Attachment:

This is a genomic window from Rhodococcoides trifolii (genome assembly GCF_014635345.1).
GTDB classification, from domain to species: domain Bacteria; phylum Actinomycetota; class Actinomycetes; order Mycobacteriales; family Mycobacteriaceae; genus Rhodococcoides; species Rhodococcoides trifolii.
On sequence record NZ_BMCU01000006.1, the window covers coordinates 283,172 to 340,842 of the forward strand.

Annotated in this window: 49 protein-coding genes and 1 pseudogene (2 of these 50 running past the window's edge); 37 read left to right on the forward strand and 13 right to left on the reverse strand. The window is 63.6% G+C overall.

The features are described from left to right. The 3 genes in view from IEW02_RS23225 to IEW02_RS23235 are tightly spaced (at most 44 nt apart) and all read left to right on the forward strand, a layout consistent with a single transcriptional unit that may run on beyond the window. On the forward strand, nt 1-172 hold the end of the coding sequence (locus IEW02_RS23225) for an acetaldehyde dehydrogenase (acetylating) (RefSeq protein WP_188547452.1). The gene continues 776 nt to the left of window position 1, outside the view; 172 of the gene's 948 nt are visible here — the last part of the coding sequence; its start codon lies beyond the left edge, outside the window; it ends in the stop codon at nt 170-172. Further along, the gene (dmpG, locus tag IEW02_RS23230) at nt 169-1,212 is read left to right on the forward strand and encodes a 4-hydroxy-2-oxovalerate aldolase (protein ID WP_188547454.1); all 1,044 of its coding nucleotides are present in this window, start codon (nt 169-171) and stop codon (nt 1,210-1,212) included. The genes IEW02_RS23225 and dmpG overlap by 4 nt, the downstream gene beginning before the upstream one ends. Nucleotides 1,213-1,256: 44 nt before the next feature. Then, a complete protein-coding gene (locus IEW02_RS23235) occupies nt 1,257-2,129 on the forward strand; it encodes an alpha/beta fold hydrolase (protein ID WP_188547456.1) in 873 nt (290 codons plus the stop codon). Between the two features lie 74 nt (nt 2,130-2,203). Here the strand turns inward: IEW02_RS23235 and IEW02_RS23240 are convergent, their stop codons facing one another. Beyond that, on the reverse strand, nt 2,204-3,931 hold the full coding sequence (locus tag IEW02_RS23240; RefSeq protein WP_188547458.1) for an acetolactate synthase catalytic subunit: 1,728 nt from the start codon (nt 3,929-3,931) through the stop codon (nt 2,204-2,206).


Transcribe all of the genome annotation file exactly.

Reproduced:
This is a genomic window from Rhodococcoides trifolii (genome assembly GCF_014635345.1).
GTDB classification, from domain to species: domain Bacteria; phylum Actinomycetota; class Actinomycetes; order Mycobacteriales; family Mycobacteriaceae; genus Rhodococcoides; species Rhodococcoides trifolii.
On sequence record NZ_BMCU01000006.1, the window covers coordinates 283,172 to 340,842 of the forward strand.

Annotated in this window: 49 protein-coding genes and 1 pseudogene (2 of these 50 running past the window's edge); 37 read left to right on the forward strand and 13 right to left on the reverse strand. The window is 63.6% G+C overall.

The features are described from left to right. The 3 genes in view from IEW02_RS23225 to IEW02_RS23235 are tightly spaced (at most 44 nt apart) and all read left to right on the forward strand, a layout consistent with a single transcriptional unit that may run on beyond the window. On the forward strand, nt 1-172 hold the end of the coding sequence (locus IEW02_RS23225) for an acetaldehyde dehydrogenase (acetylating) (RefSeq protein WP_188547452.1). The gene continues 776 nt to the left of window position 1, outside the view; 172 of the gene's 948 nt are visible here — the last part of the coding sequence; its start codon lies beyond the left edge, outside the window; it ends in the stop codon at nt 170-172. Further along, the gene (dmpG, locus tag IEW02_RS23230) at nt 169-1,212 is read left to right on the forward strand and encodes a 4-hydroxy-2-oxovalerate aldolase (protein ID WP_188547454.1); all 1,044 of its coding nucleotides are present in this window, start codon (nt 169-171) and stop codon (nt 1,210-1,212) included. The genes IEW02_RS23225 and dmpG overlap by 4 nt, the downstream gene beginning before the upstream one ends. Nucleotides 1,213-1,256: 44 nt before the next feature. Then, a complete protein-coding gene (locus IEW02_RS23235) occupies nt 1,257-2,129 on the forward strand; it encodes an alpha/beta fold hydrolase (protein ID WP_188547456.1) in 873 nt (290 codons plus the stop codon). Between the two features lie 74 nt (nt 2,130-2,203). Here the strand turns inward: IEW02_RS23235 and IEW02_RS23240 are convergent, their stop codons facing one another. Beyond that, on the reverse strand, nt 2,204-3,931 hold the full coding sequence (locus tag IEW02_RS23240; RefSeq protein WP_188547458.1) for an acetolactate synthase catalytic subunit: 1,728 nt from the start codon (nt 3,929-3,931) through the stop codon (nt 2,204-2,206).